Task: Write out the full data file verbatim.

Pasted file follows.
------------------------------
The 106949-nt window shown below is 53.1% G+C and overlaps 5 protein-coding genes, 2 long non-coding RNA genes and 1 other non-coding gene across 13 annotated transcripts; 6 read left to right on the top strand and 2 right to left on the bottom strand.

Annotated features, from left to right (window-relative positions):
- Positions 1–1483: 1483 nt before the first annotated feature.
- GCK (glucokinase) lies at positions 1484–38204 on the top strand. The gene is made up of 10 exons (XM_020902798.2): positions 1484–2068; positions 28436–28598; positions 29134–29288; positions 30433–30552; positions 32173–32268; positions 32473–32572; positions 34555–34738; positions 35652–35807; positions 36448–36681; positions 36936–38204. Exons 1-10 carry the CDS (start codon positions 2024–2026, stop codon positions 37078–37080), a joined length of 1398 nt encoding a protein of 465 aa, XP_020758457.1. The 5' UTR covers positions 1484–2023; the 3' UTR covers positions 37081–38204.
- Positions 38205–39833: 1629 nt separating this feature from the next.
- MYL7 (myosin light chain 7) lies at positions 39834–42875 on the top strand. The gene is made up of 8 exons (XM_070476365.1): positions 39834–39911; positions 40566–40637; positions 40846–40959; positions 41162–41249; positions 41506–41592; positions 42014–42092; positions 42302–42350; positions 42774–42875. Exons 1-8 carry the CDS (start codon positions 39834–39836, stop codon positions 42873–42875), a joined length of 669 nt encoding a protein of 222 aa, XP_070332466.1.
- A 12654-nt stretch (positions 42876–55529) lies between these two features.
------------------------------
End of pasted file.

The 106949-nt window shown below is 53.1% G+C and overlaps 5 protein-coding genes, 2 long non-coding RNA genes and 1 other non-coding gene across 13 annotated transcripts; 6 read left to right on the top strand and 2 right to left on the bottom strand.

Annotated features, from left to right (window-relative positions):
- Positions 1–1483: 1483 nt before the first annotated feature.
- GCK (glucokinase) lies at positions 1484–38204 on the top strand. The gene is made up of 10 exons (XM_020902798.2): positions 1484–2068; positions 28436–28598; positions 29134–29288; positions 30433–30552; positions 32173–32268; positions 32473–32572; positions 34555–34738; positions 35652–35807; positions 36448–36681; positions 36936–38204. Exons 1-10 carry the CDS (start codon positions 2024–2026, stop codon positions 37078–37080), a joined length of 1398 nt encoding a protein of 465 aa, XP_020758457.1. The 5' UTR covers positions 1484–2023; the 3' UTR covers positions 37081–38204.
- Positions 38205–39833: 1629 nt separating this feature from the next.
- MYL7 (myosin light chain 7) lies at positions 39834–42875 on the top strand. The gene is made up of 8 exons (XM_070476365.1): positions 39834–39911; positions 40566–40637; positions 40846–40959; positions 41162–41249; positions 41506–41592; positions 42014–42092; positions 42302–42350; positions 42774–42875. Exons 1-8 carry the CDS (start codon positions 39834–39836, stop codon positions 42873–42875), a joined length of 669 nt encoding a protein of 222 aa, XP_070332466.1.
- A 12654-nt stretch (positions 42876–55529) lies between these two features.